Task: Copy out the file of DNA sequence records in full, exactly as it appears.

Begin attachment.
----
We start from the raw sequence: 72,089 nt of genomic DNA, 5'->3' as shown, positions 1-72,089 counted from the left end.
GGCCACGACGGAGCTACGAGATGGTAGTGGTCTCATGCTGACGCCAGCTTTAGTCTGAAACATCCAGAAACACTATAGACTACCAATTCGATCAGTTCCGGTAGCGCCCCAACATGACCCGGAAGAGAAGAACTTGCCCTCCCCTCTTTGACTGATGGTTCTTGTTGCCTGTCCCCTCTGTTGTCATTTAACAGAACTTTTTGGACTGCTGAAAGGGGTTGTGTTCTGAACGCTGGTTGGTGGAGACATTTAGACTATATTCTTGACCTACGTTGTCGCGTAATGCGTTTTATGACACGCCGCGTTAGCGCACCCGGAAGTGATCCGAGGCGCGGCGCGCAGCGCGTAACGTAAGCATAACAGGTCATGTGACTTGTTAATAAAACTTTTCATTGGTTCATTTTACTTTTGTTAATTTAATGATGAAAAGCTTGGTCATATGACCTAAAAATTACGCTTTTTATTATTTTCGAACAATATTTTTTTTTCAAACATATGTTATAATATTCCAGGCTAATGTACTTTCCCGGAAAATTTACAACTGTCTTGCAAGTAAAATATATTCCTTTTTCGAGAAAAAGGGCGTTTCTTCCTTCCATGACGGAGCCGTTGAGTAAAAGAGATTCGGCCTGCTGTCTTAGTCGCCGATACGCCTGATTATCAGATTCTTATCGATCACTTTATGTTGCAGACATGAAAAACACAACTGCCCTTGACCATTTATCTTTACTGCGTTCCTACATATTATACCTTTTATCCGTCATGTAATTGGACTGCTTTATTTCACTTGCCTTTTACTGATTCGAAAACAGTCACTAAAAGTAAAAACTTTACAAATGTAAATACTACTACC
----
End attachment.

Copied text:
We start from the raw sequence: 72,089 nt of genomic DNA, 5'->3' as shown, positions 1-72,089 counted from the left end.
GGCCACGACGGAGCTACGAGATGGTAGTGGTCTCATGCTGACGCCAGCTTTAGTCTGAAACATCCAGAAACACTATAGACTACCAATTCGATCAGTTCCGGTAGCGCCCCAACATGACCCGGAAGAGAAGAACTTGCCCTCCCCTCTTTGACTGATGGTTCTTGTTGCCTGTCCCCTCTGTTGTCATTTAACAGAACTTTTTGGACTGCTGAAAGGGGTTGTGTTCTGAACGCTGGTTGGTGGAGACATTTAGACTATATTCTTGACCTACGTTGTCGCGTAATGCGTTTTATGACACGCCGCGTTAGCGCACCCGGAAGTGATCCGAGGCGCGGCGCGCAGCGCGTAACGTAAGCATAACAGGTCATGTGACTTGTTAATAAAACTTTTCATTGGTTCATTTTACTTTTGTTAATTTAATGATGAAAAGCTTGGTCATATGACCTAAAAATTACGCTTTTTATTATTTTCGAACAATATTTTTTTTTCAAACATATGTTATAATATTCCAGGCTAATGTACTTTCCCGGAAAATTTACAACTGTCTTGCAAGTAAAATATATTCCTTTTTCGAGAAAAAGGGCGTTTCTTCCTTCCATGACGGAGCCGTTGAGTAAAAGAGATTCGGCCTGCTGTCTTAGTCGCCGATACGCCTGATTATCAGATTCTTATCGATCACTTTATGTTGCAGACATGAAAAACACAACTGCCCTTGACCATTTATCTTTACTGCGTTCCTACATATTATACCTTTTATCCGTCATGTAATTGGACTGCTTTATTTCACTTGCCTTTTACTGATTCGAAAACAGTCACTAAAAGTAAAAACTTTACAAATGTAAATACTACTACC